• Does your mentor have to be alive?
  • What does The Muse look like with her gown torn off?

Grab the Kindle version or get the .pdf (on a pay-as-you-want) from Gumroad.

May 092014


That's me doodling on a large scale, whiteboards and all. Don’t let the boss catch … oh, I am the boss.

That’s me doodling on a large scale, whiteboards and all. Don’t let the boss catch … oh, I’m the boss.

Employers are funny. They say they want creativity in the workplace, but it’s usually nothing but lip service. Most don’t want to see the stuff that goes with creative thinking in the office or on company time.

That means no staring out the window, no screwing off, no bugging the other workers. Look busy. Productivity is how all things are measured in the workaday world, and all except the most visionary of owners/stockholders want to see the good productivity numbers right now.

Kate Taylor of laid out a few ideas for someone to exercise that creative streak, even someone who works for someone else and draws a regular paycheck.

  • She advocates shaking things up, breaking the routine. Now, the cool thing about this is it can be done at home. Even if it’s singing in the shower — she said that, not me — can be enough to move things around. I’ve heard other ideas like taking a different route to work or keeping a journal in the morning. Larger shake-ups can include hanging with a different bunch of people.
  • Embrace your weirdness: Uh, I have no idea what she’s talking about. Maybe it’s my thing for index cards or ability to tune out a conversation because my mind is galloping elsewhere? Hey, if you’re creative you’re probably weird anyway. I guess if you can’t lick ‘em, join ‘em.
  • Doodling: Remember Sergio Aragones of Mad Magazine? He drew all those cartoons in the margins of almost every page, and those may have been the funniest thing about the publication. It seems Steve Jobs was quite the doodler, and of course Leonardo da Vinci. I have two 4×4 whiteboards I can go crazy on, plus those index cards. Don’t try it on that sales report at work, though. I mean, there are some limits.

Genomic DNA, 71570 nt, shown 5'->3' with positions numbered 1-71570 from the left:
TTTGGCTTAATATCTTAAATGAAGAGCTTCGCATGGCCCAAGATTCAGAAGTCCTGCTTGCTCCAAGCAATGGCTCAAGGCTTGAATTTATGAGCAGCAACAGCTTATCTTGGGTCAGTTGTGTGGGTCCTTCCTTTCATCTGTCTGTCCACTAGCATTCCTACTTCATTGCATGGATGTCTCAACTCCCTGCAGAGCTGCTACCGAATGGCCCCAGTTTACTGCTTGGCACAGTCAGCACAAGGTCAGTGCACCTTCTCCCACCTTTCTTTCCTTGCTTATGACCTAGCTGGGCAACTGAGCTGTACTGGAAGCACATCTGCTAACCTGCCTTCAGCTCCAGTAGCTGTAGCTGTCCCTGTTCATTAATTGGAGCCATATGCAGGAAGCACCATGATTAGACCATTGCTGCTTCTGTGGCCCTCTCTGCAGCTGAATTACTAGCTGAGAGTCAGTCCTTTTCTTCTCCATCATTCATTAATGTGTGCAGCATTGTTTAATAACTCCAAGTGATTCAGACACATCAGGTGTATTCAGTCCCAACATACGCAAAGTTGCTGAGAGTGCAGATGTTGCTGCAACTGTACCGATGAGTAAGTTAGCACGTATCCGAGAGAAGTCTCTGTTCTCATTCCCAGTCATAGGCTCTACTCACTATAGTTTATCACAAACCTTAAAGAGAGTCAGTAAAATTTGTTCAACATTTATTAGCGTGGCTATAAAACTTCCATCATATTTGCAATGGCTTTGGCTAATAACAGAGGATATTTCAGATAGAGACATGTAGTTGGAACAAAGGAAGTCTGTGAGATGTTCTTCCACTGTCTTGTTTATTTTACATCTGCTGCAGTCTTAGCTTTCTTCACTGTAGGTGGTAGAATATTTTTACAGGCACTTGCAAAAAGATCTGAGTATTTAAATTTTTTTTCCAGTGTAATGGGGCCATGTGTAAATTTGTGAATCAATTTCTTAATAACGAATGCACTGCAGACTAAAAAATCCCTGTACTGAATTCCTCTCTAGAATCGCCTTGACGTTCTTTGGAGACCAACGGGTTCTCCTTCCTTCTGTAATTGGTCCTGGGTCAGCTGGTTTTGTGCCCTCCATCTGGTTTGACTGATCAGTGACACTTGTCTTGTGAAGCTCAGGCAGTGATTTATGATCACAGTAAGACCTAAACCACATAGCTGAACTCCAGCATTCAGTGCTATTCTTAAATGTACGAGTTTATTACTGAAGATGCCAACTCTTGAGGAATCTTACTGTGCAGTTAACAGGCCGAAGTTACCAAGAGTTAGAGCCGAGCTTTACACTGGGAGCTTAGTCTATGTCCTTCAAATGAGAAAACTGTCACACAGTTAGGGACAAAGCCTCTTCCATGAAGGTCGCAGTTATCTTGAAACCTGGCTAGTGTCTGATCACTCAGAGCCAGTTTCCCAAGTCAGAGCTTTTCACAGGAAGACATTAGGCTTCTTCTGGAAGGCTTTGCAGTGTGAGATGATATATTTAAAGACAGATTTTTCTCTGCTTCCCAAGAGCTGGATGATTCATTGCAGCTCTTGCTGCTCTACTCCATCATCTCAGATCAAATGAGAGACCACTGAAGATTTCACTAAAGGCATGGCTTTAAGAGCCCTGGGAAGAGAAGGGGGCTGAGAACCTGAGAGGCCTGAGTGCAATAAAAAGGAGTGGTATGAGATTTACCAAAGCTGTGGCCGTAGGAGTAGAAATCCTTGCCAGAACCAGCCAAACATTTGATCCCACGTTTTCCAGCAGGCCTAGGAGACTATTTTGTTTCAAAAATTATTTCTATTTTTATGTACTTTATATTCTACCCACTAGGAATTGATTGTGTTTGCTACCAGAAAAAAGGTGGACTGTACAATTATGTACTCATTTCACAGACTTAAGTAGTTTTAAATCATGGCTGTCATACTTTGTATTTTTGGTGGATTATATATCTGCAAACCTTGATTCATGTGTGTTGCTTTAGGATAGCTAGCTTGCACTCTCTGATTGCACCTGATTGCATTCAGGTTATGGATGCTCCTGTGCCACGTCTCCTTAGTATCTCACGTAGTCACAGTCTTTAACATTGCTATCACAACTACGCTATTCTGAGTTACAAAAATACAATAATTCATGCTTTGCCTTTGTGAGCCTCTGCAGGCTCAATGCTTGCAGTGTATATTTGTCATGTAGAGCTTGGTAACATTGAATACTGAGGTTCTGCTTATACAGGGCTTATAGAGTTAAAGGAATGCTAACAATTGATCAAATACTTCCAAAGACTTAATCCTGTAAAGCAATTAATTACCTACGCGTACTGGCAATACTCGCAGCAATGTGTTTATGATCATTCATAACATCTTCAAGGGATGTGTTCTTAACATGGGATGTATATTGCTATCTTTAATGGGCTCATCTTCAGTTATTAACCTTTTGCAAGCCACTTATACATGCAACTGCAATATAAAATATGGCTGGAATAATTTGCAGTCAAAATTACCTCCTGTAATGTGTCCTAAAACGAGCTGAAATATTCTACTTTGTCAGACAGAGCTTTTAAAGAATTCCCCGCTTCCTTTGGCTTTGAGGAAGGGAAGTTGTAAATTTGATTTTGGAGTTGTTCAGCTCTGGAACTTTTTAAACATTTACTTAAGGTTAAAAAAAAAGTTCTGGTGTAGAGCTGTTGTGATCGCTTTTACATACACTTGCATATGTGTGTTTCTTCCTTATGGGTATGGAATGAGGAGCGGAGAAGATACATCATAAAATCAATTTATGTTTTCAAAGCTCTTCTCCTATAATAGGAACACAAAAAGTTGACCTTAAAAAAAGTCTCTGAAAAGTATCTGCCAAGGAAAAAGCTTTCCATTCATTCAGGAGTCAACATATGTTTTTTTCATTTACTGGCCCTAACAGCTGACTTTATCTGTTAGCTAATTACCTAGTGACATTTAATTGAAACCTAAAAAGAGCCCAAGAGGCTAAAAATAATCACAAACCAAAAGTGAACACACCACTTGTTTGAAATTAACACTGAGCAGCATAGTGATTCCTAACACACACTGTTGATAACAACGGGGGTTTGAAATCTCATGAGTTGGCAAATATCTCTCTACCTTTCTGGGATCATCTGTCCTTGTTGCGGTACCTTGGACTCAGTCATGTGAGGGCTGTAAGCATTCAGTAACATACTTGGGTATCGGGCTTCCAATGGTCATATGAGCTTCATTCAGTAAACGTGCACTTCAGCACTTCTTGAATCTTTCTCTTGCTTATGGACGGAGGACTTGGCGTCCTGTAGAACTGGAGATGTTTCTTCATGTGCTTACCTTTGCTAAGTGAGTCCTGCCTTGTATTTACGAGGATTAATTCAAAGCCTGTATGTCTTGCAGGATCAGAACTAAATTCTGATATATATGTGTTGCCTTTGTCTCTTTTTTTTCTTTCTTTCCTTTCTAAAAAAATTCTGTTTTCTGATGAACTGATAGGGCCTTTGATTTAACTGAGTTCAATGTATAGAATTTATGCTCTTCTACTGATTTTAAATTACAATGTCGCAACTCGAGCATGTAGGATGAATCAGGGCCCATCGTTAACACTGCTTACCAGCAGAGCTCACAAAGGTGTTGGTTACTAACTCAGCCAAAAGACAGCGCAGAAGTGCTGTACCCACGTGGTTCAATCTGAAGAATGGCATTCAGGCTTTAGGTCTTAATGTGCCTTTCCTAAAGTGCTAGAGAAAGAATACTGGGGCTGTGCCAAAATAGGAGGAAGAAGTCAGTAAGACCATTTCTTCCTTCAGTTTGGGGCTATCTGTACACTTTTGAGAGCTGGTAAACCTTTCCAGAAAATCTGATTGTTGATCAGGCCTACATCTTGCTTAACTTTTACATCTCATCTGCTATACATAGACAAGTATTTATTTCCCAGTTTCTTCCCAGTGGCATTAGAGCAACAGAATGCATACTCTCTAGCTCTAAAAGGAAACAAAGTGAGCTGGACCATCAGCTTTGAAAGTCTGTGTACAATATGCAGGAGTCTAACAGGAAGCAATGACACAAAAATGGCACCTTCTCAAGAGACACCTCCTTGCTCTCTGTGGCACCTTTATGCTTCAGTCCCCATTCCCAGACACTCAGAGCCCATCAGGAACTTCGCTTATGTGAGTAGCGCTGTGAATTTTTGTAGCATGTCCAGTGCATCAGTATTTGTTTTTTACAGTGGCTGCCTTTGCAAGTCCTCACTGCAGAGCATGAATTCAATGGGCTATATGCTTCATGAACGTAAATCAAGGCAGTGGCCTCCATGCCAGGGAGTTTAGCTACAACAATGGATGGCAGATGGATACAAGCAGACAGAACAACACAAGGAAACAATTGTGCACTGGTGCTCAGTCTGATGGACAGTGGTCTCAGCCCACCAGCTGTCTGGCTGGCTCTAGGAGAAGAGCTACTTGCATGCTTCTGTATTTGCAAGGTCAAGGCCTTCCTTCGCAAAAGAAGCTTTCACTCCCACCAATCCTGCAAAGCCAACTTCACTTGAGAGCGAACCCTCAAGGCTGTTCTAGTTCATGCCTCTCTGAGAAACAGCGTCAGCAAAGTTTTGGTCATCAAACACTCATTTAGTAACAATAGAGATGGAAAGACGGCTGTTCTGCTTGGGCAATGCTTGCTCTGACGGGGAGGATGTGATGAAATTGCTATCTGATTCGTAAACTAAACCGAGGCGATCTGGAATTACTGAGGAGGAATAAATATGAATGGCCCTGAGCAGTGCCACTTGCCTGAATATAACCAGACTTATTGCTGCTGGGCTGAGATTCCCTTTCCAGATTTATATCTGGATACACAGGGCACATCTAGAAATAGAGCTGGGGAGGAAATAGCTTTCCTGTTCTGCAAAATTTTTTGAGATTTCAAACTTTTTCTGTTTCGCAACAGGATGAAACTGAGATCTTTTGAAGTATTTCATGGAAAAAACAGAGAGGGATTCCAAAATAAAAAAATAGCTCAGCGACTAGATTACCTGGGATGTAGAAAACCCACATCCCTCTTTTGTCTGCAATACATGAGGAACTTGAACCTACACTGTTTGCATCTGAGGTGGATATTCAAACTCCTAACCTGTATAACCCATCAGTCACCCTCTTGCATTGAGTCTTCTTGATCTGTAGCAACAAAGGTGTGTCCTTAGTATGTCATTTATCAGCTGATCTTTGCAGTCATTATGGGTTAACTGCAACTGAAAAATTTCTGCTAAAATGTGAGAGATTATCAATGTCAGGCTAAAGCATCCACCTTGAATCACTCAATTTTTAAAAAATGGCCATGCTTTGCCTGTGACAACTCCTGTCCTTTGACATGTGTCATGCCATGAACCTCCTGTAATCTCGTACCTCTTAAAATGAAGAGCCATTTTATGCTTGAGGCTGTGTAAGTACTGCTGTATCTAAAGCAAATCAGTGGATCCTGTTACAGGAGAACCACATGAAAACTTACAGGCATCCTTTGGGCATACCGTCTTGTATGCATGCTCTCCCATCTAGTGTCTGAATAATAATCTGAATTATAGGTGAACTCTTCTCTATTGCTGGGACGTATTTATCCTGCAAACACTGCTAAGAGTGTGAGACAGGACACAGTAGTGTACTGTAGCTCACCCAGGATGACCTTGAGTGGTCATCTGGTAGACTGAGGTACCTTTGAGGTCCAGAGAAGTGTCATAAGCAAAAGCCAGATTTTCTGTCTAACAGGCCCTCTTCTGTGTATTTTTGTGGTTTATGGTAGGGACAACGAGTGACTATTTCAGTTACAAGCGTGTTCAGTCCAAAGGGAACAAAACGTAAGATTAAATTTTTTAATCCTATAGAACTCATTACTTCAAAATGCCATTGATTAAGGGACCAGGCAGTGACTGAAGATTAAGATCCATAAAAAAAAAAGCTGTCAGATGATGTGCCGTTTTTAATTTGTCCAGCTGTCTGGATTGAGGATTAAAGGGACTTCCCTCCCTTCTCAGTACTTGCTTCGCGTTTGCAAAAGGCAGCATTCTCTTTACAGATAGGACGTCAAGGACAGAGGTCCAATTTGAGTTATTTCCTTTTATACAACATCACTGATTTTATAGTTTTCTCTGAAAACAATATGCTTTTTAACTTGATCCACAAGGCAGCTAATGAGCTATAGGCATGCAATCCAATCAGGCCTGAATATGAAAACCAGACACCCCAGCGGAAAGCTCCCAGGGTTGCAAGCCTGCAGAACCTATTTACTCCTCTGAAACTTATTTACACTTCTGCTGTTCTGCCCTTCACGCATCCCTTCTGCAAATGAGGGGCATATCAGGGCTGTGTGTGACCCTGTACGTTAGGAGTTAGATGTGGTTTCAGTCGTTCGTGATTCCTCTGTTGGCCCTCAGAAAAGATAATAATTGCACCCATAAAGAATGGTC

• Analyzing those ideas: Ever hear of “Creatalitics?” Neither have I until I read Taylor’s article. For me it’s taking that goofy idea I picked up on one of my walks and picking it apart. Is it doable? Is it worth doing? Inject a little bit of that logic in there; right brain gives way to left brain just like a relief pitcher in the seventh inning. Incorporate that step with a little doodling — like a mind map — to double your fun.
  • Goof off: This is another one of those don’t-try-it-at-work things, unless you can get away with that. But even if you’re working stupid long hours on the job you can chisel out a little time to do this at home. Act the fool. Paint something on your garage wall. Break out the Play-Doh.

If your employer decides exercising creative thinking and having fun on the job is important (I don’t mean company bowling tournaments which only happen off the clock), go for it. If not, pick your spots.


Talk to me: How does your employer handle your creative streak? Please share in the comments.